Understanding the diversity and plurality of people who inhabit and pass through cities on a daily basis, gender-responsive urban planning aims to incorporate all those identities, perspectives and activities that have been invisible for years. Understanding the complexities that surround cities and getting involved in the urban experiences of their inhabitants, public spaces turn out to be the scenario for the development of urban life and, as such, should bring together a series of guidelines and considerations in accordance with this new paradigm that act as planning tools, composing this network of spaces and contemplating all the users of the city.
Architecture and Race: The Latest Architecture and News
At the inauguration of the First Brazilian Congress of Eugenics in July of 1929, the physician and anthropologist Edgar Roquette-Pinto addressed an audience preoccupied with the question of how a country as vast as Brazil could best increase and improve its population. To accomplish this, Roquette-Pinto exalted “eugenia” as the new science that, together with medicine and hygiene, would guarantee the efficiency and perfection of the race. With the following words, the Brazilian scientist underscored a positivist agenda that brought architecture to the very core of the eugenics—the so-called science of race “improvement”—movement: “It is critical to emphasize that the influence [on our race] does not stem from the natural environment but rather from the artificial environment, created by man.” With these opening remarks to the Congress, Roquette-Pinto called attention to the crucial role that the man-made environment plays in the “amelioration” of what he called “the biological patrimony” of Brazil’s diverse population. In his invitation to social engineering, Roquette Pinto pointed to the environmental-genetic collusion that they hoped would bring with it the very possibility of progress.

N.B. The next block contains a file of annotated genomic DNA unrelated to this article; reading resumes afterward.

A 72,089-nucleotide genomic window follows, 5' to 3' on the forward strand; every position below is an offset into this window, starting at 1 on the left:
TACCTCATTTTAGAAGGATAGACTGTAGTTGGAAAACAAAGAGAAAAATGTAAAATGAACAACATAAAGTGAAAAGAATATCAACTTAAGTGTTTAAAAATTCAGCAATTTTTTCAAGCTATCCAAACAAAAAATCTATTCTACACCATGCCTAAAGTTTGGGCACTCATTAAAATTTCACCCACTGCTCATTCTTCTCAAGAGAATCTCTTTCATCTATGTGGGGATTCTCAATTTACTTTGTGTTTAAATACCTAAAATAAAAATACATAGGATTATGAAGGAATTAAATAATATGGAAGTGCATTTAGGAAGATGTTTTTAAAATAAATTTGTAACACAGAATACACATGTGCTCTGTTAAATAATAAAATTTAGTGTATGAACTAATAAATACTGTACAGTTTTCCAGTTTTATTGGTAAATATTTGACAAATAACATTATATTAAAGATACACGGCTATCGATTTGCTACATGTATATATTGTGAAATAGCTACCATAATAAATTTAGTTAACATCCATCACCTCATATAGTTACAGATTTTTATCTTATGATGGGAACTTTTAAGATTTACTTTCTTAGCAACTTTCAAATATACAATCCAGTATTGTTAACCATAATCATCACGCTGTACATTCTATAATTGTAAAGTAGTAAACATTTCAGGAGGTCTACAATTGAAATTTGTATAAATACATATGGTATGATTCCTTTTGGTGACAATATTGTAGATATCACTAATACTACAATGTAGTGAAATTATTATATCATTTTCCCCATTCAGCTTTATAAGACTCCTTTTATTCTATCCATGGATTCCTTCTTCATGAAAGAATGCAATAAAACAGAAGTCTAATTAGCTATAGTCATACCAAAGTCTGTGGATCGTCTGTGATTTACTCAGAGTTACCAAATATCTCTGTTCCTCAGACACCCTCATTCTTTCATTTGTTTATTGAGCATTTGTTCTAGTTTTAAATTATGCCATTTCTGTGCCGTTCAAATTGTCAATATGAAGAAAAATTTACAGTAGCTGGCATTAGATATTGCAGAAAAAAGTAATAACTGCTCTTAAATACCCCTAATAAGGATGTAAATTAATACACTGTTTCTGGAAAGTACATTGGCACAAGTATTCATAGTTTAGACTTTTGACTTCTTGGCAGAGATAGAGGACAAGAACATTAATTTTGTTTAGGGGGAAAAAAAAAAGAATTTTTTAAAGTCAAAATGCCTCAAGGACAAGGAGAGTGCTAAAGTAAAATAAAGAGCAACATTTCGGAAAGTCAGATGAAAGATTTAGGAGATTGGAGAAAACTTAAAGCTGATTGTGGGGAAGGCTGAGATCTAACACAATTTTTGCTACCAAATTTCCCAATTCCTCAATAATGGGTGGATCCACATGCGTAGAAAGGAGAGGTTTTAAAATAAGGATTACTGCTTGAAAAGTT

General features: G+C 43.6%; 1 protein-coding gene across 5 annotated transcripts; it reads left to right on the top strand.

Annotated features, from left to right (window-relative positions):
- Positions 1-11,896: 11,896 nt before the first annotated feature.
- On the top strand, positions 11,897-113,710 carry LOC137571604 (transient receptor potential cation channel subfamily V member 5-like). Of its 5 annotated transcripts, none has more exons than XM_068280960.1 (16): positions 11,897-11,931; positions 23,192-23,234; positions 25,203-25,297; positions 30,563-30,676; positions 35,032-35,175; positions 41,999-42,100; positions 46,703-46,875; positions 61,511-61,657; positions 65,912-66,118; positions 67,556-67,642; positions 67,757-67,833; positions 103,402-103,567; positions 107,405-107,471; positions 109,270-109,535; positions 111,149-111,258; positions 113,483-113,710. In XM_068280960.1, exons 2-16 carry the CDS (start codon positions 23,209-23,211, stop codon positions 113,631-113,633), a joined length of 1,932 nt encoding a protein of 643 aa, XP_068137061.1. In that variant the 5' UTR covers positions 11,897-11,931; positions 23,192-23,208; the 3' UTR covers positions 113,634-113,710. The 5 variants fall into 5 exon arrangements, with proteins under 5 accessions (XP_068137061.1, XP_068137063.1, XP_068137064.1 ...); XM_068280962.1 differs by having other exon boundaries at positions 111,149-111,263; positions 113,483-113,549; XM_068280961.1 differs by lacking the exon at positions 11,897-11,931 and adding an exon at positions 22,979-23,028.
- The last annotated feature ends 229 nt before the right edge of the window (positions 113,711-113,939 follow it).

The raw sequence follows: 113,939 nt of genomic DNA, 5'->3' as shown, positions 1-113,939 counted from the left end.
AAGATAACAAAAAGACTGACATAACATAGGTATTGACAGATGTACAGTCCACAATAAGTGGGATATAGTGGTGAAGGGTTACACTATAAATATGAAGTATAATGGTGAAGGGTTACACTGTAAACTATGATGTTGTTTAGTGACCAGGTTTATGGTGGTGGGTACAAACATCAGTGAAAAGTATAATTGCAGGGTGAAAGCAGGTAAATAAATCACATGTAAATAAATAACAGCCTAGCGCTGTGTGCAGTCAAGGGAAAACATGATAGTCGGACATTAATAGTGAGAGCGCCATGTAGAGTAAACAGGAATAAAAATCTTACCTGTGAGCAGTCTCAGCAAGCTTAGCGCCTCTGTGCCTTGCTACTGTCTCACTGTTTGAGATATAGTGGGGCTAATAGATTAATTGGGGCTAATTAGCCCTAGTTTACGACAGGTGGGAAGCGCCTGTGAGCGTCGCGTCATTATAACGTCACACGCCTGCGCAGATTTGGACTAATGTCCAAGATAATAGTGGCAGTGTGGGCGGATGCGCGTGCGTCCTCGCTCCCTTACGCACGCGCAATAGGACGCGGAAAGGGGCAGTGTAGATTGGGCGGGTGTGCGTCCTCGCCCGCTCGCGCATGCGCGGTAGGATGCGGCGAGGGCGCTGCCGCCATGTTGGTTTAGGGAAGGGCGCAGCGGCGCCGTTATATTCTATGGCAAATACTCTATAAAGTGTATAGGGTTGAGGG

"I Grew Up Where Architecture Was Designed to Oppress": Wandile Mthiyane on Social Impact and Learning from South Africa
Design justice is grounded in personal experience and built through everyday actions. Wandile Mthiyane is an architectural designer that embodies this idea, an activist that grew up in Durban, South Africa during the Apartheid. From an early age he was drawn to building and design, a background directly tied to his childhood. He realized he wanted to build a better future by working to undo the architectural effects of institutionalized racial segregation. Today, Wandile has become recognized for creating social impact, including his work to transform his hometown of Durban.
In the field of design and construction, the question of gender is a point of conflict: who has the possibility of building? What are the alternatives for us architecture professionals? These are the questions that Taller General (re)think about. It is from these questions that Femingas, a participatory construction conference with a gender perspective, arose. These are manifested as an alternative to the construction of "mingas", days of joint work between the members of a community to achieve a common good.
Design Justice is a branch of architecture and design focused on redesigning cities, products, services and environments with historic reparations in mind.
The term emerged about 7 years ago when debates and dialogues about inclusion and diversity in spaces started to get stronger, creating movements that fought for the rights of people who had their roots and choices denied in society.